The plays of William Shakespeare have been subject to countless re-interpretations. From characters, to setting, to dialogue, no element has escaped scrutiny.
Some versions remain faithful to the originals, but others alter the content so drastically that the source material is nearly unrecognizable.
Director David MacPherson’s presentation of Hamlet, opening tonight (July 6) at the Shakespeare In the Summer festival, falls somewhere in the middle. In this rendition, the Prince of Denmark is portrayed as a woman.
“There are so many lines and soliloquies and phrases that are so familiar,” MacPherson said. “Making Hamlet a woman brings new things to the story and makes people look at the relationships differently.”
Hamlet’s relationships with his father, mother, stepfather and even his lover, Ophelia, are all profoundly altered by having a woman in the central role. What’s more, the impact those relationships have on Hamlet’s motives have given the play a number of new avenues to explore.
“We kind of escape a bit of the trap of treating the relationship between Hamlet and Gertrude (Hamlet’s mother) as sexually charged,” MacPherson said. “This way we can step back from that and see what the mother did and why she did it and why she married so quickly.”
It’s one of several instances where MacPherson has taken a step back from the more sensational elements of the story in favour of a more thought-provoking approach.
The honour of playing the now-female Dane has been handed to Melissa Blank, who has previously appeared in Shakespeare In the Summer productions of Julius Caesar and The Taming of the Shrew.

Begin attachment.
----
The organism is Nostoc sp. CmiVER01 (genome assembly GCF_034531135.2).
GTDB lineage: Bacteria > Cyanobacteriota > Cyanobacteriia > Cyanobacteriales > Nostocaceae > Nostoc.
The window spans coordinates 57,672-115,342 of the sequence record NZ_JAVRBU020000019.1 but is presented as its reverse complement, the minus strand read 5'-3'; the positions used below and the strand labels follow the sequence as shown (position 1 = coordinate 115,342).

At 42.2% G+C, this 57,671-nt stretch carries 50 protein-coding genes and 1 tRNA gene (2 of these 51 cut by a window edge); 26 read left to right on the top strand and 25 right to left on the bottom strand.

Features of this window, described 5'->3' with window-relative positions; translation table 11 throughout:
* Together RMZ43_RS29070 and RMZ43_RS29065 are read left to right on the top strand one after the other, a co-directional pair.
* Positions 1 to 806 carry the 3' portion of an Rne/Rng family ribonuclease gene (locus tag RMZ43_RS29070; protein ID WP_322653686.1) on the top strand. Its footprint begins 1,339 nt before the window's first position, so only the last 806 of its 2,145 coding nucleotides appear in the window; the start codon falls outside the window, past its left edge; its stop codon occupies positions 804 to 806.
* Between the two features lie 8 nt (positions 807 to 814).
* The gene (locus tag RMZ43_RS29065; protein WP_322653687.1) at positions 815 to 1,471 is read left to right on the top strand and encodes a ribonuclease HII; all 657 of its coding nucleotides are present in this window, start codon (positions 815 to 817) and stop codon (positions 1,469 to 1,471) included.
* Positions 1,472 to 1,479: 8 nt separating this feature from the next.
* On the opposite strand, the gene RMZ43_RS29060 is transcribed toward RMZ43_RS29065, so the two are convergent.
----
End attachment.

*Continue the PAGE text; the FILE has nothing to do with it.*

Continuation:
“I’ve always said that if there was one very special Shakespeare role to play, it would be this one,” Blank said. “I think the beauty of the character is that the struggles this person goes through are so universal. It’s the human struggle, the human condition – and a lot of what Hamlet thinks and talks about is true for everyone.”
Though this isn’t the first time Hamlet has been envisioned as female – legendary British actor Sarah Bernhardt is perhaps the most famous woman to play the role – it’s a twist Blank looks forward to sharing with the audience.
“Some people had a bit of a question mark on their face when they heard that I’m playing Hamlet,” she said. “I’m excited for them to see it and see how well it works.”
Hamlet is one of two offerings being held at the outdoor venue at Camosun College near the Lansdowne Road parking entrance.
A Comedy of Errors opens tomorrow (July 7). Tickets are $22 for adults, $16 for students and seniors. Full schedule and ticket information is available at www.vicshakespeare.com.